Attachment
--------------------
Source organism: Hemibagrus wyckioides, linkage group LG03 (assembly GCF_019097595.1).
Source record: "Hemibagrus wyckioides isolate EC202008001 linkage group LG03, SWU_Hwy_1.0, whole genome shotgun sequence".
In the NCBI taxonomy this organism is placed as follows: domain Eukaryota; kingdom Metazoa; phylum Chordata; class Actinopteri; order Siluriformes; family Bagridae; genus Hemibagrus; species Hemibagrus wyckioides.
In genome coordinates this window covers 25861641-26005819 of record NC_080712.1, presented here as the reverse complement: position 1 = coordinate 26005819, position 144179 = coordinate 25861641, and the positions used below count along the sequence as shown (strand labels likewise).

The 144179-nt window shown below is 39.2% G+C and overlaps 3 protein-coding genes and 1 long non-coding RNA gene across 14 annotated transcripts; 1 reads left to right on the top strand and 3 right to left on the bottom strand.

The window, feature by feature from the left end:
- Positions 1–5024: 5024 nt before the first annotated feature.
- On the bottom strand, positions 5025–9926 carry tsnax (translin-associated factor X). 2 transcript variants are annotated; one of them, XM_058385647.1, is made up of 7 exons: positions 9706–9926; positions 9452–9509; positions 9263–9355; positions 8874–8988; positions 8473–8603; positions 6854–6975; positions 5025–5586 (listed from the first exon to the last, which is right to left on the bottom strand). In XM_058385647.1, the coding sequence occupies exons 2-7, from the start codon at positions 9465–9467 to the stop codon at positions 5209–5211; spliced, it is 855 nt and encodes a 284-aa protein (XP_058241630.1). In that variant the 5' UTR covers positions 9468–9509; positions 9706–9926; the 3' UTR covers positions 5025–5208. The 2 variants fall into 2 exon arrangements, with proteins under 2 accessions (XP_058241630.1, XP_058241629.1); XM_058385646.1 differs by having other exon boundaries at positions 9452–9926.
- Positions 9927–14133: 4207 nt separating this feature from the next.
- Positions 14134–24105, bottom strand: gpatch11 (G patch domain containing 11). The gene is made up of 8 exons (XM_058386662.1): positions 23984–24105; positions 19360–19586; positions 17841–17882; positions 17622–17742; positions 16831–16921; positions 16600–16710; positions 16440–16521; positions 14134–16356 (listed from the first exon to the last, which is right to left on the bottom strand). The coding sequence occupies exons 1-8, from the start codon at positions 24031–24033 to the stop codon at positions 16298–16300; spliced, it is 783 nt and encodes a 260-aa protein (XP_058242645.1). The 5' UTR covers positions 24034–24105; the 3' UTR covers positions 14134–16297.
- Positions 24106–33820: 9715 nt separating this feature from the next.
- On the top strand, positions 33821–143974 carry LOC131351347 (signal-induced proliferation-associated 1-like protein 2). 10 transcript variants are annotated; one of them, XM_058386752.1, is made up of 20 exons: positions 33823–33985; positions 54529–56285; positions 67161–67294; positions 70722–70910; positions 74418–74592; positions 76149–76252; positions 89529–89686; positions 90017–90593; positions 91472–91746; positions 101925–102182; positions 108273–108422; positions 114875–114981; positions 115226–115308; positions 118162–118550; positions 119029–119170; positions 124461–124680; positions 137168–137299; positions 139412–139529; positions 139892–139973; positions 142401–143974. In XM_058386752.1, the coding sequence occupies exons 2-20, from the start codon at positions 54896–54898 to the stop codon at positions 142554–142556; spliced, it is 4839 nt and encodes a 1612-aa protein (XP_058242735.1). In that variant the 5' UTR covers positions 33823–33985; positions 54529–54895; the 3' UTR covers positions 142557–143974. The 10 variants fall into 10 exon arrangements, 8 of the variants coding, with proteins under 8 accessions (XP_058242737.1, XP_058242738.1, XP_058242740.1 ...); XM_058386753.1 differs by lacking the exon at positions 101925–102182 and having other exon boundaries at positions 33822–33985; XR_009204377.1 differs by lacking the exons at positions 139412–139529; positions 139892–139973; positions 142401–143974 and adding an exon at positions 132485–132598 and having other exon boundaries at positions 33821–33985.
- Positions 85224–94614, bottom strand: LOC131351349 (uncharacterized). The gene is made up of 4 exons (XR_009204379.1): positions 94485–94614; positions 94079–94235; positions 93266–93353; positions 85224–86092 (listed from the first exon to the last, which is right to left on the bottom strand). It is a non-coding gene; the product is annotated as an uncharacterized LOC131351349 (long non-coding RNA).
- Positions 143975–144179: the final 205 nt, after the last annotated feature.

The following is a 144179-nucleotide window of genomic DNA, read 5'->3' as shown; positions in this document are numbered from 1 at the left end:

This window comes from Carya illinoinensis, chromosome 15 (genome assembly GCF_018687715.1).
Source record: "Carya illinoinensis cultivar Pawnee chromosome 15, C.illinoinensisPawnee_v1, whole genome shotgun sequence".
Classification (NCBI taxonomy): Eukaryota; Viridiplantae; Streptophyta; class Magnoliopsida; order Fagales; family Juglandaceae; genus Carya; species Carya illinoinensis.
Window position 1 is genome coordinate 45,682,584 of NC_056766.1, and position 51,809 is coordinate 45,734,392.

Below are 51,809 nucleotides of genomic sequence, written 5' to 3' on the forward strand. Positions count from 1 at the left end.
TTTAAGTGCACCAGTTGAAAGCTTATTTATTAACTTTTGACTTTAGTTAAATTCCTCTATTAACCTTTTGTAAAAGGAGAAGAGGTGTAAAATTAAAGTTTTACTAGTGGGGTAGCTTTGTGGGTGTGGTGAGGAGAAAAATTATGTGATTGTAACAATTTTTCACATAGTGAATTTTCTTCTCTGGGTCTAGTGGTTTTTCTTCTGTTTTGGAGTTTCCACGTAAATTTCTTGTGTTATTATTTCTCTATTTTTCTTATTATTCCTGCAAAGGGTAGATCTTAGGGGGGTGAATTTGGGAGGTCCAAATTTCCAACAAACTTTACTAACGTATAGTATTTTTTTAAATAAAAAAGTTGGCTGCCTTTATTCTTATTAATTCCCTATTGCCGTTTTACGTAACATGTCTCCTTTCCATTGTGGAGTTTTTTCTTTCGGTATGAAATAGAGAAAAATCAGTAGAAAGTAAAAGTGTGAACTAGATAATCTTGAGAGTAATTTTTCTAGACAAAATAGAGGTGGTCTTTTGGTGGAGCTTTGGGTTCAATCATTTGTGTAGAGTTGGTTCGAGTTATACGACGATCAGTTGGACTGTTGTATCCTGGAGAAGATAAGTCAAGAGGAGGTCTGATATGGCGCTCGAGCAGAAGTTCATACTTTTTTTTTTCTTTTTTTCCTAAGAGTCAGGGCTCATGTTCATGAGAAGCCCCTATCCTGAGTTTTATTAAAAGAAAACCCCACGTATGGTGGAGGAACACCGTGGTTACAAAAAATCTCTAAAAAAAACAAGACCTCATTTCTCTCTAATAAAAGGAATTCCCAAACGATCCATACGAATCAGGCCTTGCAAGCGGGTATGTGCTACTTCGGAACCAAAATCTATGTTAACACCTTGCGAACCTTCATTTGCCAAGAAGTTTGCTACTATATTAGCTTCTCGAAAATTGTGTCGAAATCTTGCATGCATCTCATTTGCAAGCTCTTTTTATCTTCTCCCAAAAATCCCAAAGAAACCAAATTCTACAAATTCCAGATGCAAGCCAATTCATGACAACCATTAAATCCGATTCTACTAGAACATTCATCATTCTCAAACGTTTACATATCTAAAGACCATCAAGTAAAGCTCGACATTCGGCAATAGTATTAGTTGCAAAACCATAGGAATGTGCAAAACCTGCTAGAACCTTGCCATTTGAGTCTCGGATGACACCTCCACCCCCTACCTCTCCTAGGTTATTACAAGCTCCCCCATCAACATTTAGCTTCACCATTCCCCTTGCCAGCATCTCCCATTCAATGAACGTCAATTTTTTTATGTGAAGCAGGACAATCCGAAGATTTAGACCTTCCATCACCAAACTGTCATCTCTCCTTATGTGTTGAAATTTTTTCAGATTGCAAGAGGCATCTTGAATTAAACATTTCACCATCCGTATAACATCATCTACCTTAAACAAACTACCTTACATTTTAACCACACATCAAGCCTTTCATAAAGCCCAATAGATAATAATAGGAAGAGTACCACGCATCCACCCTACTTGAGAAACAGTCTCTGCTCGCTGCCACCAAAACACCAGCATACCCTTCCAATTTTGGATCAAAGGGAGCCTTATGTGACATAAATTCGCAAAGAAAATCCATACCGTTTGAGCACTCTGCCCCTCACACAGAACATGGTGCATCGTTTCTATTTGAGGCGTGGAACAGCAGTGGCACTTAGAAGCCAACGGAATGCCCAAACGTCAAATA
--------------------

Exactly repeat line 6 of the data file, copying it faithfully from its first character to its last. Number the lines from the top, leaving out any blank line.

The window, feature by feature from the left end: